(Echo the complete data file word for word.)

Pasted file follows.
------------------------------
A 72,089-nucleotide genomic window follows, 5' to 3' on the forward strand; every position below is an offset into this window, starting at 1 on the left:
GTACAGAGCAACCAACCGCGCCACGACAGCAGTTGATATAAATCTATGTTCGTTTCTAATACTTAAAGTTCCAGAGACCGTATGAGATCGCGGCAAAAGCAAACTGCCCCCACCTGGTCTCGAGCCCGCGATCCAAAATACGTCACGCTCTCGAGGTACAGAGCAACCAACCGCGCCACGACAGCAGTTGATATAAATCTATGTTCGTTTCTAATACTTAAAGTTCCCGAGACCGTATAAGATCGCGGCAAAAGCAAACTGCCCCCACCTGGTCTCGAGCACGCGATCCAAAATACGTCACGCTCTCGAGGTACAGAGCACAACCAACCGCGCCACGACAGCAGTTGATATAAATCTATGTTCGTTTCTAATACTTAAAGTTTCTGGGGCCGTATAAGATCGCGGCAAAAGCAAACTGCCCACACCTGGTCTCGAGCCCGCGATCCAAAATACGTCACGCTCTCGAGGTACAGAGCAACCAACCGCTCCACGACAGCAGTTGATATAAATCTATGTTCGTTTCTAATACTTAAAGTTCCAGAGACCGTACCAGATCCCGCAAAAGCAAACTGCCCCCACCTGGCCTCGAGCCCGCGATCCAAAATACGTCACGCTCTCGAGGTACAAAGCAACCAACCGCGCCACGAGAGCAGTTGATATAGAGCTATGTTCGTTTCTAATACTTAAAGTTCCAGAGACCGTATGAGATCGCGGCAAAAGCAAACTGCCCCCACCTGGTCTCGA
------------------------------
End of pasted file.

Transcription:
A 72,089-nucleotide genomic window follows, 5' to 3' on the forward strand; every position below is an offset into this window, starting at 1 on the left:
GTACAGAGCAACCAACCGCGCCACGACAGCAGTTGATATAAATCTATGTTCGTTTCTAATACTTAAAGTTCCAGAGACCGTATGAGATCGCGGCAAAAGCAAACTGCCCCCACCTGGTCTCGAGCCCGCGATCCAAAATACGTCACGCTCTCGAGGTACAGAGCAACCAACCGCGCCACGACAGCAGTTGATATAAATCTATGTTCGTTTCTAATACTTAAAGTTCCCGAGACCGTATAAGATCGCGGCAAAAGCAAACTGCCCCCACCTGGTCTCGAGCACGCGATCCAAAATACGTCACGCTCTCGAGGTACAGAGCACAACCAACCGCGCCACGACAGCAGTTGATATAAATCTATGTTCGTTTCTAATACTTAAAGTTTCTGGGGCCGTATAAGATCGCGGCAAAAGCAAACTGCCCACACCTGGTCTCGAGCCCGCGATCCAAAATACGTCACGCTCTCGAGGTACAGAGCAACCAACCGCTCCACGACAGCAGTTGATATAAATCTATGTTCGTTTCTAATACTTAAAGTTCCAGAGACCGTACCAGATCCCGCAAAAGCAAACTGCCCCCACCTGGCCTCGAGCCCGCGATCCAAAATACGTCACGCTCTCGAGGTACAAAGCAACCAACCGCGCCACGAGAGCAGTTGATATAGAGCTATGTTCGTTTCTAATACTTAAAGTTCCAGAGACCGTATGAGATCGCGGCAAAAGCAAACTGCCCCCACCTGGTCTCGA